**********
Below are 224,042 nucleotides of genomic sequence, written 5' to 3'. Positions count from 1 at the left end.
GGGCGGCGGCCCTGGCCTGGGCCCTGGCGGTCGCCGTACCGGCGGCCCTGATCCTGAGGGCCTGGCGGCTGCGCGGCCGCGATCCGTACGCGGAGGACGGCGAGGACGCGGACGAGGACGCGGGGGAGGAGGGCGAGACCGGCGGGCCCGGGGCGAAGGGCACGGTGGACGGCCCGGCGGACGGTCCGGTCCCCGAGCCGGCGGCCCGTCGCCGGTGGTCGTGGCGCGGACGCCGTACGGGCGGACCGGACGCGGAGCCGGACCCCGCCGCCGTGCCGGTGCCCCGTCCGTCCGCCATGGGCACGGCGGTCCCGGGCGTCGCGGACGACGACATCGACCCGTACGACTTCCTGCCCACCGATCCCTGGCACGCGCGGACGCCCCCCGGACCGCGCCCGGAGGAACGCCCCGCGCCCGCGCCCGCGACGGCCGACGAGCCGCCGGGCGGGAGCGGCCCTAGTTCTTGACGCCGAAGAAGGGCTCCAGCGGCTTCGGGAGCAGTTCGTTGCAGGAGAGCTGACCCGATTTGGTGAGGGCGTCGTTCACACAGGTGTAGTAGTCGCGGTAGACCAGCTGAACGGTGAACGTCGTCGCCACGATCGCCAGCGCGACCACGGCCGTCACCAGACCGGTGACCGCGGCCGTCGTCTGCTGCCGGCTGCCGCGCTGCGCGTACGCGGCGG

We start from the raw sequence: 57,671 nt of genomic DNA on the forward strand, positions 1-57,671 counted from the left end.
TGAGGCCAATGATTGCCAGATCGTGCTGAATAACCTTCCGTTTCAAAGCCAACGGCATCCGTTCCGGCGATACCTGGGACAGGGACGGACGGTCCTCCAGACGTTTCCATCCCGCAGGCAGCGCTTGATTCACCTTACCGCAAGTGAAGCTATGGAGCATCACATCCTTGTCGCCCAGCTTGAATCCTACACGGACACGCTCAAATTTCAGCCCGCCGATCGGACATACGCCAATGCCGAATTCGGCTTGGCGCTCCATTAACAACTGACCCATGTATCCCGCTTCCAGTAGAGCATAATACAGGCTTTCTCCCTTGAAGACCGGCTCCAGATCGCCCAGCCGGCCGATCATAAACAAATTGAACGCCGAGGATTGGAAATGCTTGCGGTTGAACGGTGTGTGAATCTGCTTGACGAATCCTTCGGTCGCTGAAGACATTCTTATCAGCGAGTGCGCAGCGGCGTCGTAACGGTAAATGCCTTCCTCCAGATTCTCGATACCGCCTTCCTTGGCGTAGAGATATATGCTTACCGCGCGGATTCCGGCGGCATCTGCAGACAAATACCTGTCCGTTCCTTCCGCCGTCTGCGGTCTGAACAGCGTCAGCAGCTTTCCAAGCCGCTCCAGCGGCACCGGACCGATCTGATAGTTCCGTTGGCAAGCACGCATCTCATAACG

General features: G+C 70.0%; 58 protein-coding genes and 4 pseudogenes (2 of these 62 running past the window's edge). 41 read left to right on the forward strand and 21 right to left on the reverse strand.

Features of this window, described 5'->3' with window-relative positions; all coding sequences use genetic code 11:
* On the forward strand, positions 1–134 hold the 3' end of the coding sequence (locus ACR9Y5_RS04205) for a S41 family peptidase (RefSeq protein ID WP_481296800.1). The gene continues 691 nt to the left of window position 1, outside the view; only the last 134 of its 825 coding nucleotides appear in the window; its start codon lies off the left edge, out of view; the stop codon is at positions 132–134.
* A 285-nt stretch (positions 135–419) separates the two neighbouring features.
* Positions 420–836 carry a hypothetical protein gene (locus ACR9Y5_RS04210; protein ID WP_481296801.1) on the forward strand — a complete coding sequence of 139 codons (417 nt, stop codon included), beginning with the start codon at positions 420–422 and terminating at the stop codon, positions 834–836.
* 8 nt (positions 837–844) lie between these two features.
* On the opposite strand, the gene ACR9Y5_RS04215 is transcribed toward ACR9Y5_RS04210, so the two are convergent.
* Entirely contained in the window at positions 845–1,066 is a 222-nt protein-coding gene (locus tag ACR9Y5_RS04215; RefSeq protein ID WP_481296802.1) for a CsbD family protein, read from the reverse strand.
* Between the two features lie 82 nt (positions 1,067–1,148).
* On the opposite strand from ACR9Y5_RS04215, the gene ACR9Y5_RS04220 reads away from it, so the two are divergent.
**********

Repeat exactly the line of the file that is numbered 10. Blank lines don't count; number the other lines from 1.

* 8 nt (positions 837–844) lie between these two features.